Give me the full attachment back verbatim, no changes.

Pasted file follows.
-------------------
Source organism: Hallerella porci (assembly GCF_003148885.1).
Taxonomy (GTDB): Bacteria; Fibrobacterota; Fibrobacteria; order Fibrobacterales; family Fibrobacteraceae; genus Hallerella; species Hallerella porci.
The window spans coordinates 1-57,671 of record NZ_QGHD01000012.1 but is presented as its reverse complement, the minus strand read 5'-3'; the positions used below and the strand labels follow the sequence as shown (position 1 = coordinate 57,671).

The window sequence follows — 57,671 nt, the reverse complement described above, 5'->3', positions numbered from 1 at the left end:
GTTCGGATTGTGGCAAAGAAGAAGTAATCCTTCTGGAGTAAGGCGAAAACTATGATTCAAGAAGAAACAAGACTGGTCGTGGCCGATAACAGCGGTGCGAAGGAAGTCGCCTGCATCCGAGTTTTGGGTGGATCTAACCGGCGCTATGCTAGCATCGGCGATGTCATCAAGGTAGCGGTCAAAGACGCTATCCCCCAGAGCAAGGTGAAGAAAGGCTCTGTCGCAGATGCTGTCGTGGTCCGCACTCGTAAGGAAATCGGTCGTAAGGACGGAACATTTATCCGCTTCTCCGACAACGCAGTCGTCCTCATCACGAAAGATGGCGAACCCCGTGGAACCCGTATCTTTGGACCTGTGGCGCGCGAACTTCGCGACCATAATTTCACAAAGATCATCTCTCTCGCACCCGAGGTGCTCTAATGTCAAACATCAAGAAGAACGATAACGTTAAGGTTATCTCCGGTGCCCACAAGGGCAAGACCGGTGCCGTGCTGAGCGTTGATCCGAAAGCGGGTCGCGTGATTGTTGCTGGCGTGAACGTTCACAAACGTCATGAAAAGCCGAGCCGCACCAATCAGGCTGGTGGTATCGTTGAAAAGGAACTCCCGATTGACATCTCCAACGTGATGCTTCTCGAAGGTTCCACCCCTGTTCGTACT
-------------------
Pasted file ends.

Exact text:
Source organism: Hallerella porci (assembly GCF_003148885.1).
Taxonomy (GTDB): Bacteria; Fibrobacterota; Fibrobacteria; order Fibrobacterales; family Fibrobacteraceae; genus Hallerella; species Hallerella porci.
The window spans coordinates 1-57,671 of record NZ_QGHD01000012.1 but is presented as its reverse complement, the minus strand read 5'-3'; the positions used below and the strand labels follow the sequence as shown (position 1 = coordinate 57,671).

The window sequence follows — 57,671 nt, the reverse complement described above, 5'->3', positions numbered from 1 at the left end:
GTTCGGATTGTGGCAAAGAAGAAGTAATCCTTCTGGAGTAAGGCGAAAACTATGATTCAAGAAGAAACAAGACTGGTCGTGGCCGATAACAGCGGTGCGAAGGAAGTCGCCTGCATCCGAGTTTTGGGTGGATCTAACCGGCGCTATGCTAGCATCGGCGATGTCATCAAGGTAGCGGTCAAAGACGCTATCCCCCAGAGCAAGGTGAAGAAAGGCTCTGTCGCAGATGCTGTCGTGGTCCGCACTCGTAAGGAAATCGGTCGTAAGGACGGAACATTTATCCGCTTCTCCGACAACGCAGTCGTCCTCATCACGAAAGATGGCGAACCCCGTGGAACCCGTATCTTTGGACCTGTGGCGCGCGAACTTCGCGACCATAATTTCACAAAGATCATCTCTCTCGCACCCGAGGTGCTCTAATGTCAAACATCAAGAAGAACGATAACGTTAAGGTTATCTCCGGTGCCCACAAGGGCAAGACCGGTGCCGTGCTGAGCGTTGATCCGAAAGCGGGTCGCGTGATTGTTGCTGGCGTGAACGTTCACAAACGTCATGAAAAGCCGAGCCGCACCAATCAGGCTGGTGGTATCGTTGAAAAGGAACTCCCGATTGACATCTCCAACGTGATGCTTCTCGAAGGTTCCACCCCTGTTCGTACT